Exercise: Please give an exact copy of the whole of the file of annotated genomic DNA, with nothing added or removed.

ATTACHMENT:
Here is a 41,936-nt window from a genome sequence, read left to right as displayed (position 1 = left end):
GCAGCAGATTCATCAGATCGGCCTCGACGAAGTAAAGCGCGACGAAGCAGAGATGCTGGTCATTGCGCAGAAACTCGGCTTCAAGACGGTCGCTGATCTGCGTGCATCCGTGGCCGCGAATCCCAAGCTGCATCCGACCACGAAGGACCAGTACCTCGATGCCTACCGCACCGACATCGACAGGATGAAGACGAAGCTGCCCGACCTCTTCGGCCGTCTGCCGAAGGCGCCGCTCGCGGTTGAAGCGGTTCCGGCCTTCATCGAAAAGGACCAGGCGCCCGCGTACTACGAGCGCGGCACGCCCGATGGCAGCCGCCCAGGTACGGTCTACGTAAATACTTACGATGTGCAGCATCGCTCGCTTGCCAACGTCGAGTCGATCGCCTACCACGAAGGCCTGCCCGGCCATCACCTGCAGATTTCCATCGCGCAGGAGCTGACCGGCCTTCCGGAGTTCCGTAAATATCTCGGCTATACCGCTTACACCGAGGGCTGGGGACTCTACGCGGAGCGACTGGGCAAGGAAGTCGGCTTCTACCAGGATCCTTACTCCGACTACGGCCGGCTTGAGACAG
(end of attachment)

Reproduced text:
Here is a 41,936-nt window from a genome sequence, read left to right as displayed (position 1 = left end):
GCAGCAGATTCATCAGATCGGCCTCGACGAAGTAAAGCGCGACGAAGCAGAGATGCTGGTCATTGCGCAGAAACTCGGCTTCAAGACGGTCGCTGATCTGCGTGCATCCGTGGCCGCGAATCCCAAGCTGCATCCGACCACGAAGGACCAGTACCTCGATGCCTACCGCACCGACATCGACAGGATGAAGACGAAGCTGCCCGACCTCTTCGGCCGTCTGCCGAAGGCGCCGCTCGCGGTTGAAGCGGTTCCGGCCTTCATCGAAAAGGACCAGGCGCCCGCGTACTACGAGCGCGGCACGCCCGATGGCAGCCGCCCAGGTACGGTCTACGTAAATACTTACGATGTGCAGCATCGCTCGCTTGCCAACGTCGAGTCGATCGCCTACCACGAAGGCCTGCCCGGCCATCACCTGCAGATTTCCATCGCGCAGGAGCTGACCGGCCTTCCGGAGTTCCGTAAATATCTCGGCTATACCGCTTACACCGAGGGCTGGGGACTCTACGCGGAGCGACTGGGCAAGGAAGTCGGCTTCTACCAGGATCCTTACTCCGACTACGGCCGGCTTGAGACAG